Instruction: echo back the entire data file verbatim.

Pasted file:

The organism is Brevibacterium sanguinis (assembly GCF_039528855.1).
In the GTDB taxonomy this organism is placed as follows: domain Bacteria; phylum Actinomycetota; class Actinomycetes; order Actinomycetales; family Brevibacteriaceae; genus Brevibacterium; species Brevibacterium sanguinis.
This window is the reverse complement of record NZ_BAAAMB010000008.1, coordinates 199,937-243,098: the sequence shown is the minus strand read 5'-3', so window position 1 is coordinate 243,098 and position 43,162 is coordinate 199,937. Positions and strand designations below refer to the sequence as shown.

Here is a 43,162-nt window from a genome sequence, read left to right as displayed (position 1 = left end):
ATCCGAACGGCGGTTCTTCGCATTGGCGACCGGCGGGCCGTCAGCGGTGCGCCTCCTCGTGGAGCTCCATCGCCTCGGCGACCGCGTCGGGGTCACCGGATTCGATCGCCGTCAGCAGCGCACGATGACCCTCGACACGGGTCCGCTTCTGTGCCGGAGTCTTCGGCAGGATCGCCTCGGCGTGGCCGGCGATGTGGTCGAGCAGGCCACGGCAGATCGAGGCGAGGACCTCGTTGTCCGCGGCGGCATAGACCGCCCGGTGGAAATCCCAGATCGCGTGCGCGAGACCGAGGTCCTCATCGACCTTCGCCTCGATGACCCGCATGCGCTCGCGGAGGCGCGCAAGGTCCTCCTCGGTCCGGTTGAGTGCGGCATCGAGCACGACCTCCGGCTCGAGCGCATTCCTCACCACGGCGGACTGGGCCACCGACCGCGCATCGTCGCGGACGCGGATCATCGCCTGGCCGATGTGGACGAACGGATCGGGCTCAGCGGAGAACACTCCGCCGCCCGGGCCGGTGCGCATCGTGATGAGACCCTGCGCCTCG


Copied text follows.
The organism is Brevibacterium sanguinis (assembly GCF_039528855.1).
In the GTDB taxonomy this organism is placed as follows: domain Bacteria; phylum Actinomycetota; class Actinomycetes; order Actinomycetales; family Brevibacteriaceae; genus Brevibacterium; species Brevibacterium sanguinis.
This window is the reverse complement of record NZ_BAAAMB010000008.1, coordinates 199,937-243,098: the sequence shown is the minus strand read 5'-3', so window position 1 is coordinate 243,098 and position 43,162 is coordinate 199,937. Positions and strand designations below refer to the sequence as shown.

Here is a 43,162-nt window from a genome sequence, read left to right as displayed (position 1 = left end):
ATCCGAACGGCGGTTCTTCGCATTGGCGACCGGCGGGCCGTCAGCGGTGCGCCTCCTCGTGGAGCTCCATCGCCTCGGCGACCGCGTCGGGGTCACCGGATTCGATCGCCGTCAGCAGCGCACGATGACCCTCGACACGGGTCCGCTTCTGTGCCGGAGTCTTCGGCAGGATCGCCTCGGCGTGGCCGGCGATGTGGTCGAGCAGGCCACGGCAGATCGAGGCGAGGACCTCGTTGTCCGCGGCGGCATAGACCGCCCGGTGGAAATCCCAGATCGCGTGCGCGAGACCGAGGTCCTCATCGACCTTCGCCTCGATGACCCGCATGCGCTCGCGGAGGCGCGCAAGGTCCTCCTCGGTCCGGTTGAGTGCGGCATCGAGCACGACCTCCGGCTCGAGCGCATTCCTCACCACGGCGGACTGGGCCACCGACCGCGCATCGTCGCGGACGCGGATCATCGCCTGGCCGATGTGGACGAACGGATCGGGCTCAGCGGAGAACACTCCGCCGCCCGGGCCGGTGCGCATCGTGATGAGACCCTGCGCCTCG